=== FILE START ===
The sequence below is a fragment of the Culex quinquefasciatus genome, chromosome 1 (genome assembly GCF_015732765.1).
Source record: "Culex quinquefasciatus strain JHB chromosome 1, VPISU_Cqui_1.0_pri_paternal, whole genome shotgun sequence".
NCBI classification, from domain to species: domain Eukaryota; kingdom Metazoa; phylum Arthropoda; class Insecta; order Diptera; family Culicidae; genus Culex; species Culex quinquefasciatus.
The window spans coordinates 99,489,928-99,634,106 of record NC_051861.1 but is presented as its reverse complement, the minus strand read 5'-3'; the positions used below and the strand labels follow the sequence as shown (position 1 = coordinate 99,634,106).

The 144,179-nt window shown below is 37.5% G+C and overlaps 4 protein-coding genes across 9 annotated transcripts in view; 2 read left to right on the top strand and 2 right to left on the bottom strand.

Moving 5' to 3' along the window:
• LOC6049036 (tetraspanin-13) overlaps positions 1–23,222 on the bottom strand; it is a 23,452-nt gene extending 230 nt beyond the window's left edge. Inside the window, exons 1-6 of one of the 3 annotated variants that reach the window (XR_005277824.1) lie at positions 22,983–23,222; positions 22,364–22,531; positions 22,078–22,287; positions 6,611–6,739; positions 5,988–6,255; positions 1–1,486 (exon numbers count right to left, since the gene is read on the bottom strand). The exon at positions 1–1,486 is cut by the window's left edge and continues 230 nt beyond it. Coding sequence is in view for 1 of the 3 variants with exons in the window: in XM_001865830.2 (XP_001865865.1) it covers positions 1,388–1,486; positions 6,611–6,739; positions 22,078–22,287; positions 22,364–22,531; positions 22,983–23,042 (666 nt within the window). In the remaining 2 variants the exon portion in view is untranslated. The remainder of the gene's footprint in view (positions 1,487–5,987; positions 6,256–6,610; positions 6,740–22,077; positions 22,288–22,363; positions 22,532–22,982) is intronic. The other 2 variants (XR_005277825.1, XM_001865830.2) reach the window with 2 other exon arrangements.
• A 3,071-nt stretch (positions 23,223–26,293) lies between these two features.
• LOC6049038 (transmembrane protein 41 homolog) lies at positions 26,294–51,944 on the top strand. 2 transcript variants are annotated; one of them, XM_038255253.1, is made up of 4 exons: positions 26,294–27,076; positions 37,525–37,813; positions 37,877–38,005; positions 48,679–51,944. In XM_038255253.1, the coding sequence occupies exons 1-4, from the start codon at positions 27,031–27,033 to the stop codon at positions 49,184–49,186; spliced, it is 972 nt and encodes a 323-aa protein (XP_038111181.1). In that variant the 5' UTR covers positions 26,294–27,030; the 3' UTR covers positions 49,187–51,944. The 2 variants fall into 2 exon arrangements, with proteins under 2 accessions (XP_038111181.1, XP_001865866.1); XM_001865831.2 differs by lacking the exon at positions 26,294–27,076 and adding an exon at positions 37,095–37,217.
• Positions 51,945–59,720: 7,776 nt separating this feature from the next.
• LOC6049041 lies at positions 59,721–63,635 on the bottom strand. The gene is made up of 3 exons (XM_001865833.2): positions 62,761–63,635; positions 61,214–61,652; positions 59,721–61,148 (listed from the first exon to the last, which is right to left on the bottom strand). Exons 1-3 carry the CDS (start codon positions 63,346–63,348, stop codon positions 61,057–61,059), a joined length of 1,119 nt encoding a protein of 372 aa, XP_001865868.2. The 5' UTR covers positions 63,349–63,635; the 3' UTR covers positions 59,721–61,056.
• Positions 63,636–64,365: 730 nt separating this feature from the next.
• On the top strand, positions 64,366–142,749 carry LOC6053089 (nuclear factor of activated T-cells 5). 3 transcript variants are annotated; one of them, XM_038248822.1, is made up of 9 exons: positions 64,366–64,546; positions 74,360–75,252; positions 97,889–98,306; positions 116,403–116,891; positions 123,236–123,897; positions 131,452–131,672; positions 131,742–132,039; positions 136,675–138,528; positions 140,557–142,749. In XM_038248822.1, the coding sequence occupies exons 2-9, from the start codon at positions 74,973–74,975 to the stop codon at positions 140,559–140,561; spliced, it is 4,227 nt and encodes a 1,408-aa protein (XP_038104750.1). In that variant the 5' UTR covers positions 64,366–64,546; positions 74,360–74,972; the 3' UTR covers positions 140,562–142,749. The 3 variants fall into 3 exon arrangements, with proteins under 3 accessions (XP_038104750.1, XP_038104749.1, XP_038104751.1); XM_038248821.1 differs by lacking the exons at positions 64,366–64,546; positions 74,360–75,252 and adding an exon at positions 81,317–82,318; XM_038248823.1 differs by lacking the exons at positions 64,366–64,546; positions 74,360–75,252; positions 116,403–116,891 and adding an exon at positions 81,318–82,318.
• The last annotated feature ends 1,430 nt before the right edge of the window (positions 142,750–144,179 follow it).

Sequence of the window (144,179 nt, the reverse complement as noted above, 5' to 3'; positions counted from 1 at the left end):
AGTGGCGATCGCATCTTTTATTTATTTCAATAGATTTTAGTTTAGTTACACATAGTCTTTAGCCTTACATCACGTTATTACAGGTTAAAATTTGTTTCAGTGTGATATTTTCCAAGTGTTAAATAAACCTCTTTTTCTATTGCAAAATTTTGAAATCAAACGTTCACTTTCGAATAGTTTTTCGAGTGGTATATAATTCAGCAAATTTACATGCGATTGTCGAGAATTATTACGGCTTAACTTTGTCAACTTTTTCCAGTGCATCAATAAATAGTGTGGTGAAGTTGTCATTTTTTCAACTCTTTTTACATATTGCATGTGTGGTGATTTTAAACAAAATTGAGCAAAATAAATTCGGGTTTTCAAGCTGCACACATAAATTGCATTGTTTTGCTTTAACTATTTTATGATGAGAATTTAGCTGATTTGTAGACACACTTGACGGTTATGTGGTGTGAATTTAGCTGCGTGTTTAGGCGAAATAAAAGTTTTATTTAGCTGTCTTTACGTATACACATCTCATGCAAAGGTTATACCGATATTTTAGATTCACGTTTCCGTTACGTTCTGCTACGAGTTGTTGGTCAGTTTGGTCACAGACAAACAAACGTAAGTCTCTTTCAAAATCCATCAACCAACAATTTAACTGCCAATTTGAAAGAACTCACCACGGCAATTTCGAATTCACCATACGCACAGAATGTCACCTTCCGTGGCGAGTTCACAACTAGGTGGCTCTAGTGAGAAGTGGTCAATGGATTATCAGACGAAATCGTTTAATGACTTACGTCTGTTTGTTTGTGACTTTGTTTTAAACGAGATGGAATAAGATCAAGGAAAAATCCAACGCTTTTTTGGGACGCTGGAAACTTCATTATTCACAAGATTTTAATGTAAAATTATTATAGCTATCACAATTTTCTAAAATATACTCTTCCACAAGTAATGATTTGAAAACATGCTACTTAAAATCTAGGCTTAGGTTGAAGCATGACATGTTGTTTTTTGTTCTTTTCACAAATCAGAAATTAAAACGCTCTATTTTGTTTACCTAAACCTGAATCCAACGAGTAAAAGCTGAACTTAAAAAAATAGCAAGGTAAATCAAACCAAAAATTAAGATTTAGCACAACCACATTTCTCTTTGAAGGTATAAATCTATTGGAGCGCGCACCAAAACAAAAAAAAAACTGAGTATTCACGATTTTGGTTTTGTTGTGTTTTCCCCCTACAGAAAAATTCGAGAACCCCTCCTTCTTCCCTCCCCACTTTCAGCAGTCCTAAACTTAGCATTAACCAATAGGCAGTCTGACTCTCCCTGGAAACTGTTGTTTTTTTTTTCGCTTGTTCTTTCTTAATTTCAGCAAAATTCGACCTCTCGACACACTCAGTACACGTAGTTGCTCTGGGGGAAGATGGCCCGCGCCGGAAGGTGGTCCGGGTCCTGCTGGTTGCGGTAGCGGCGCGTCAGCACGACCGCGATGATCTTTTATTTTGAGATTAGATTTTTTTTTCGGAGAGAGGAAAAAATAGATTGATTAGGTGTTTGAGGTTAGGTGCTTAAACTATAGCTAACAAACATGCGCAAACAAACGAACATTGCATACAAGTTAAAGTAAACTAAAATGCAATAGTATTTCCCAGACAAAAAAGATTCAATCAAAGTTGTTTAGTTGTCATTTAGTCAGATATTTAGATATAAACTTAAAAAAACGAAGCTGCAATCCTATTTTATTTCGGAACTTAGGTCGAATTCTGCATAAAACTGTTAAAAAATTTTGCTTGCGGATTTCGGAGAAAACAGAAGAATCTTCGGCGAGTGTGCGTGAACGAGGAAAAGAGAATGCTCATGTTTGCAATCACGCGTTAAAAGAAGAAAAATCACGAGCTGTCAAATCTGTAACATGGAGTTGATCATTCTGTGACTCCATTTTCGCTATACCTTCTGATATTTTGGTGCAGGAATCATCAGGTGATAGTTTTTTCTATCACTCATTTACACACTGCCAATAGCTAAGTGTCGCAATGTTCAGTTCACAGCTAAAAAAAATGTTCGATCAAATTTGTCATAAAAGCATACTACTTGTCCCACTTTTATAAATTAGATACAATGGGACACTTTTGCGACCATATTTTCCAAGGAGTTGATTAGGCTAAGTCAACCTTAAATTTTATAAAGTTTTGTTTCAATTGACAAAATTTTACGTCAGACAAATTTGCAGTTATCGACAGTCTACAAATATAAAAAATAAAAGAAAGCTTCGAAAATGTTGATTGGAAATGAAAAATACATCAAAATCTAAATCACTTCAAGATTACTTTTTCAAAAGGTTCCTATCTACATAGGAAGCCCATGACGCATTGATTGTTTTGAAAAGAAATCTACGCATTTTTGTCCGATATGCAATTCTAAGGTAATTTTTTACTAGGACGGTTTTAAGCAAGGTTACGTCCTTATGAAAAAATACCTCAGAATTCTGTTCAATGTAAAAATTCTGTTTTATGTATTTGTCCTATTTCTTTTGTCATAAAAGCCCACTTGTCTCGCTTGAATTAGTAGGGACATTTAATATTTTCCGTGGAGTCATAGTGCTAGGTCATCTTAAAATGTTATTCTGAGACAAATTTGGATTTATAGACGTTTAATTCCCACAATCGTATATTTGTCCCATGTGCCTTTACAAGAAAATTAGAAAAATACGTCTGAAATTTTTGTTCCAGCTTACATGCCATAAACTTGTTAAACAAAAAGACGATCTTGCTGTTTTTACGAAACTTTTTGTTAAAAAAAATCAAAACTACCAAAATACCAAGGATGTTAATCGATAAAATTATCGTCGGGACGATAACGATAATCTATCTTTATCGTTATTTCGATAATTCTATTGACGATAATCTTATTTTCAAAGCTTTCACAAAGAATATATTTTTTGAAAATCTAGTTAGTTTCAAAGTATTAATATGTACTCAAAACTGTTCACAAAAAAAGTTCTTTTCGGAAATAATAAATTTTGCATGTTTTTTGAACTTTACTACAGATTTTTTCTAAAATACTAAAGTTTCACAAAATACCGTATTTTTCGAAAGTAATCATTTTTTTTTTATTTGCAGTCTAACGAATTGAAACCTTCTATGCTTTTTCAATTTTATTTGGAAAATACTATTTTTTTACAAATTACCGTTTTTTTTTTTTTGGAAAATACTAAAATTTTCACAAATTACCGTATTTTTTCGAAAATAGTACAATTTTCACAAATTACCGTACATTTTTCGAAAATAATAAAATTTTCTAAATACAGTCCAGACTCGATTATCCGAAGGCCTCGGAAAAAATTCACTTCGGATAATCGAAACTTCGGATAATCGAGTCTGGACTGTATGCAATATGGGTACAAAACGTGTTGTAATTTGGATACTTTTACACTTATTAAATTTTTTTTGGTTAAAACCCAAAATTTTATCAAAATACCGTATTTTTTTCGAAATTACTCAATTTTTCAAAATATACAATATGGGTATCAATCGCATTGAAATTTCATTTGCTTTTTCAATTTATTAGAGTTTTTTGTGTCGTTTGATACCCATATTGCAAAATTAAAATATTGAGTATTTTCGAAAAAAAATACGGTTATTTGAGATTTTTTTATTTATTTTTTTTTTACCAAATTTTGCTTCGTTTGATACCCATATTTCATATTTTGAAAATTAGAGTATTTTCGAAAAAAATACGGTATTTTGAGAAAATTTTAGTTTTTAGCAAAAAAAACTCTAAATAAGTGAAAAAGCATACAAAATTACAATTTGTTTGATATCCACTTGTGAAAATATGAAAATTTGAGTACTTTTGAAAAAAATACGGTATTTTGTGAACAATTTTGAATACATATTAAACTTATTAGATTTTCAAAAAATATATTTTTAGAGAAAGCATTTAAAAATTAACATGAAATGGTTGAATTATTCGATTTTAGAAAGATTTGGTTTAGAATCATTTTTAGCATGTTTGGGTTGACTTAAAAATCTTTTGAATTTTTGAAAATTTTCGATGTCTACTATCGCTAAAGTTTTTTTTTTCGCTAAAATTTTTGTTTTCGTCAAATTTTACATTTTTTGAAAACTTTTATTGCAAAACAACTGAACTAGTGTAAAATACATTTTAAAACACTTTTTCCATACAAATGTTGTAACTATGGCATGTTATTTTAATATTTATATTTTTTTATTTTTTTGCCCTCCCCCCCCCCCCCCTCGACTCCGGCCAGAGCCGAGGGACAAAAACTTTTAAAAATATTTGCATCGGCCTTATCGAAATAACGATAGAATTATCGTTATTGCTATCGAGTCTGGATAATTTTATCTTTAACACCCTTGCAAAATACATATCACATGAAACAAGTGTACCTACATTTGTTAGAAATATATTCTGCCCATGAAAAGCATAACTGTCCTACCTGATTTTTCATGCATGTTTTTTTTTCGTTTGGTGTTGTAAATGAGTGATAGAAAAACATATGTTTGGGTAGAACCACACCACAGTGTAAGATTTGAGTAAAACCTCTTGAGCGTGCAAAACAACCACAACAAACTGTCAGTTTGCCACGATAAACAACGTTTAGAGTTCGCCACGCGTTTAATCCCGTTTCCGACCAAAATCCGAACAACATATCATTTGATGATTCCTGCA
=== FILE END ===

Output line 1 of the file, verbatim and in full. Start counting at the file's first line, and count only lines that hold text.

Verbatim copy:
The sequence below is a fragment of the Culex quinquefasciatus genome, chromosome 1 (genome assembly GCF_015732765.1).